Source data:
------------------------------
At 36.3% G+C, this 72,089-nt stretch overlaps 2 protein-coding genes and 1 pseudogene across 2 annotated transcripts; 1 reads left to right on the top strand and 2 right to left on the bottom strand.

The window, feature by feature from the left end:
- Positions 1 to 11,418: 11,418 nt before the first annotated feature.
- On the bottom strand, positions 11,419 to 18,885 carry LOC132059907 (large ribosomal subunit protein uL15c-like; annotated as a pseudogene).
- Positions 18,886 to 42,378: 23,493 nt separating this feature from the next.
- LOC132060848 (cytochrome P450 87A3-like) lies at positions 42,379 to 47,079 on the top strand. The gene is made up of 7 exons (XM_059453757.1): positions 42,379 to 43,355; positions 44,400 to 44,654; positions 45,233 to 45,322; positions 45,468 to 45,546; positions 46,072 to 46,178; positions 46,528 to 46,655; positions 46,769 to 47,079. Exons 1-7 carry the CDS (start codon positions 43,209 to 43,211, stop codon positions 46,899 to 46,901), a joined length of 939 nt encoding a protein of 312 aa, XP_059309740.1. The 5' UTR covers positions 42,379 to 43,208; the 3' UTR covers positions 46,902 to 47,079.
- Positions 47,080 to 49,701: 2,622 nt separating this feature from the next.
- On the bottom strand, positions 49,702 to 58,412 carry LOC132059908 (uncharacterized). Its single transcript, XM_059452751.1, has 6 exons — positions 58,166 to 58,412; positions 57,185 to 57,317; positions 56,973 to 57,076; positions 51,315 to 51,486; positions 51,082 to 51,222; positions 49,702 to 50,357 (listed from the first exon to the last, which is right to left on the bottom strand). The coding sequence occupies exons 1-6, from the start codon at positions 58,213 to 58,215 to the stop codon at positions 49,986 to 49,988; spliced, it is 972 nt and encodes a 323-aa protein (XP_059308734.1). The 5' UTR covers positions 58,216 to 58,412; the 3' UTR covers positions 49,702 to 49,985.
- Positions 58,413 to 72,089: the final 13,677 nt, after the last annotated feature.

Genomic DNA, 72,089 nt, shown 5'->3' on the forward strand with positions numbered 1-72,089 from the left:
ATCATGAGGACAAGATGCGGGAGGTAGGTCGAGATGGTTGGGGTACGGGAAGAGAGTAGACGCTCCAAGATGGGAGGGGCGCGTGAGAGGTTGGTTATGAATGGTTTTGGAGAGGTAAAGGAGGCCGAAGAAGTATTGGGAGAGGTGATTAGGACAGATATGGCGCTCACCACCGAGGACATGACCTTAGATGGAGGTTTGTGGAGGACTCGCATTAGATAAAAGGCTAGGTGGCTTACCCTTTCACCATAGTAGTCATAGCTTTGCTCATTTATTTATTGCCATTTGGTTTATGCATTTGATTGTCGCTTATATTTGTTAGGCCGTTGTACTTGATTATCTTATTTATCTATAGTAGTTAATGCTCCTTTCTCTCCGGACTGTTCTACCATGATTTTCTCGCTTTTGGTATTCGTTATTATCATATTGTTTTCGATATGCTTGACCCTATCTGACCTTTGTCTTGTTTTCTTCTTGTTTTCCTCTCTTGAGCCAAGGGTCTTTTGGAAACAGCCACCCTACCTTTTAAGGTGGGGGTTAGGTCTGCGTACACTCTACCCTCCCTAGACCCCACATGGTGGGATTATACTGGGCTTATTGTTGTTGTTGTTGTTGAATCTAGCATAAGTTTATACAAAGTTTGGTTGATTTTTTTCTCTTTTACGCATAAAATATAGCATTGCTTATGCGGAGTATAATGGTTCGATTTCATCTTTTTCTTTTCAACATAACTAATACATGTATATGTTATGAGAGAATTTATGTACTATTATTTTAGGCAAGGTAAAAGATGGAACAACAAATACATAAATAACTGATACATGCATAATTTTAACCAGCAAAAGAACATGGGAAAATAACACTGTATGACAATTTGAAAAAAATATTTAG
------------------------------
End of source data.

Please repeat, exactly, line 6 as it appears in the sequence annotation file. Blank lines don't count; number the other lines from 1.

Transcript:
- LOC132060848 (cytochrome P450 87A3-like) lies at positions 42,379 to 47,079 on the top strand. The gene is made up of 7 exons (XM_059453757.1): positions 42,379 to 43,355; positions 44,400 to 44,654; positions 45,233 to 45,322; positions 45,468 to 45,546; positions 46,072 to 46,178; positions 46,528 to 46,655; positions 46,769 to 47,079. Exons 1-7 carry the CDS (start codon positions 43,209 to 43,211, stop codon positions 46,899 to 46,901), a joined length of 939 nt encoding a protein of 312 aa, XP_059309740.1. The 5' UTR covers positions 42,379 to 43,208; the 3' UTR covers positions 46,902 to 47,079.